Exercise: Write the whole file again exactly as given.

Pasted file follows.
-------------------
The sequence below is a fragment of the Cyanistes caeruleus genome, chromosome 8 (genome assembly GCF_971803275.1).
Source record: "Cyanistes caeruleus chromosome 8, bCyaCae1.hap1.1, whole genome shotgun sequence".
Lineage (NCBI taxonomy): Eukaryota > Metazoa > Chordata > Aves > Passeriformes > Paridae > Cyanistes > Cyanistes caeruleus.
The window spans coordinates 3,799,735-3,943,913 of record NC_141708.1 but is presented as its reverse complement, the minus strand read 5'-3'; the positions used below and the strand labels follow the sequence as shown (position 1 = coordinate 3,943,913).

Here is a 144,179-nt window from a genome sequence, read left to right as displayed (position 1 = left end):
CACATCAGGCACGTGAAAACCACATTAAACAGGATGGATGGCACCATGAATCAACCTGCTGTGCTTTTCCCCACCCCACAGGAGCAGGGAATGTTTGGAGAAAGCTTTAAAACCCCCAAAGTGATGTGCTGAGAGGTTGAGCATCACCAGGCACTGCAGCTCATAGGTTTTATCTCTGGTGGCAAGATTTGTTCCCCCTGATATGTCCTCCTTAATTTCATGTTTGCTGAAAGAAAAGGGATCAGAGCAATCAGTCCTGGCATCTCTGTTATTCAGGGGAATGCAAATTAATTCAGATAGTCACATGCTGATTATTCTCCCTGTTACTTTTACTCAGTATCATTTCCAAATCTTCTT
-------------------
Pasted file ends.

The sequence below is a fragment of the Cyanistes caeruleus genome, chromosome 8 (genome assembly GCF_971803275.1).
Source record: "Cyanistes caeruleus chromosome 8, bCyaCae1.hap1.1, whole genome shotgun sequence".
Lineage (NCBI taxonomy): Eukaryota > Metazoa > Chordata > Aves > Passeriformes > Paridae > Cyanistes > Cyanistes caeruleus.
The window spans coordinates 3,799,735-3,943,913 of record NC_141708.1 but is presented as its reverse complement, the minus strand read 5'-3'; the positions used below and the strand labels follow the sequence as shown (position 1 = coordinate 3,943,913).

Here is a 144,179-nt window from a genome sequence, read left to right as displayed (position 1 = left end):
CACATCAGGCACGTGAAAACCACATTAAACAGGATGGATGGCACCATGAATCAACCTGCTGTGCTTTTCCCCACCCCACAGGAGCAGGGAATGTTTGGAGAAAGCTTTAAAACCCCCAAAGTGATGTGCTGAGAGGTTGAGCATCACCAGGCACTGCAGCTCATAGGTTTTATCTCTGGTGGCAAGATTTGTTCCCCCTGATATGTCCTCCTTAATTTCATGTTTGCTGAAAGAAAAGGGATCAGAGCAATCAGTCCTGGCATCTCTGTTATTCAGGGGAATGCAAATTAATTCAGATAGTCACATGCTGATTATTCTCCCTGTTACTTTTACTCAGTATCATTTCCAAATCTTCTT